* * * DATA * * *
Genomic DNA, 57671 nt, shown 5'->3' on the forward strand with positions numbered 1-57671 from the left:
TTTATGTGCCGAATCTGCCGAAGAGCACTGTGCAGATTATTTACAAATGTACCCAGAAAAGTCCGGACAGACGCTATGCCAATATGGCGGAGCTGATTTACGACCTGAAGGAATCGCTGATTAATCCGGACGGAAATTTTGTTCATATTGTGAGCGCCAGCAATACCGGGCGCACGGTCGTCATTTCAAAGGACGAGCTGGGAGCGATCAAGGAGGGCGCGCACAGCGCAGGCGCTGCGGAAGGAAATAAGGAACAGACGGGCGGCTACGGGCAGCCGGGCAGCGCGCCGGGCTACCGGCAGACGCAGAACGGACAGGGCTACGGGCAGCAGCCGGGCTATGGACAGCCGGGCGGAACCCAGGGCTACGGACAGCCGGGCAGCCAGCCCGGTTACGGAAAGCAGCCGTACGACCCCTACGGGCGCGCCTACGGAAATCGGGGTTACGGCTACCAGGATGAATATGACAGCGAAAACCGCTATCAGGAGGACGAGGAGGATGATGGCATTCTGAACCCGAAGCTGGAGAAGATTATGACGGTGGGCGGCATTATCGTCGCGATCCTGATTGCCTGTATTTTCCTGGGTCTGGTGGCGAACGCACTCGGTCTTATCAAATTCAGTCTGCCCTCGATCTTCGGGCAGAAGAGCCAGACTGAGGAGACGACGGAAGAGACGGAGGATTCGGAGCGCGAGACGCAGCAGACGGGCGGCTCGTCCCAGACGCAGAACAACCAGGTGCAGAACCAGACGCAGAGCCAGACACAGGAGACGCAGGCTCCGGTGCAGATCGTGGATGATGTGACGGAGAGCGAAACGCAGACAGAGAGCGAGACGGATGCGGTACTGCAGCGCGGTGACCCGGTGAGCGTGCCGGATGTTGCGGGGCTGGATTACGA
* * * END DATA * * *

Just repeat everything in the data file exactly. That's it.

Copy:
Genomic DNA, 57671 nt, shown 5'->3' on the forward strand with positions numbered 1-57671 from the left:
TTTATGTGCCGAATCTGCCGAAGAGCACTGTGCAGATTATTTACAAATGTACCCAGAAAAGTCCGGACAGACGCTATGCCAATATGGCGGAGCTGATTTACGACCTGAAGGAATCGCTGATTAATCCGGACGGAAATTTTGTTCATATTGTGAGCGCCAGCAATACCGGGCGCACGGTCGTCATTTCAAAGGACGAGCTGGGAGCGATCAAGGAGGGCGCGCACAGCGCAGGCGCTGCGGAAGGAAATAAGGAACAGACGGGCGGCTACGGGCAGCCGGGCAGCGCGCCGGGCTACCGGCAGACGCAGAACGGACAGGGCTACGGGCAGCAGCCGGGCTATGGACAGCCGGGCGGAACCCAGGGCTACGGACAGCCGGGCAGCCAGCCCGGTTACGGAAAGCAGCCGTACGACCCCTACGGGCGCGCCTACGGAAATCGGGGTTACGGCTACCAGGATGAATATGACAGCGAAAACCGCTATCAGGAGGACGAGGAGGATGATGGCATTCTGAACCCGAAGCTGGAGAAGATTATGACGGTGGGCGGCATTATCGTCGCGATCCTGATTGCCTGTATTTTCCTGGGTCTGGTGGCGAACGCACTCGGTCTTATCAAATTCAGTCTGCCCTCGATCTTCGGGCAGAAGAGCCAGACTGAGGAGACGACGGAAGAGACGGAGGATTCGGAGCGCGAGACGCAGCAGACGGGCGGCTCGTCCCAGACGCAGAACAACCAGGTGCAGAACCAGACGCAGAGCCAGACACAGGAGACGCAGGCTCCGGTGCAGATCGTGGATGATGTGACGGAGAGCGAAACGCAGACAGAGAGCGAGACGGATGCGGTACTGCAGCGCGGTGACCCGGTGAGCGTGCCGGATGTTGCGGGGCTGGATTACGA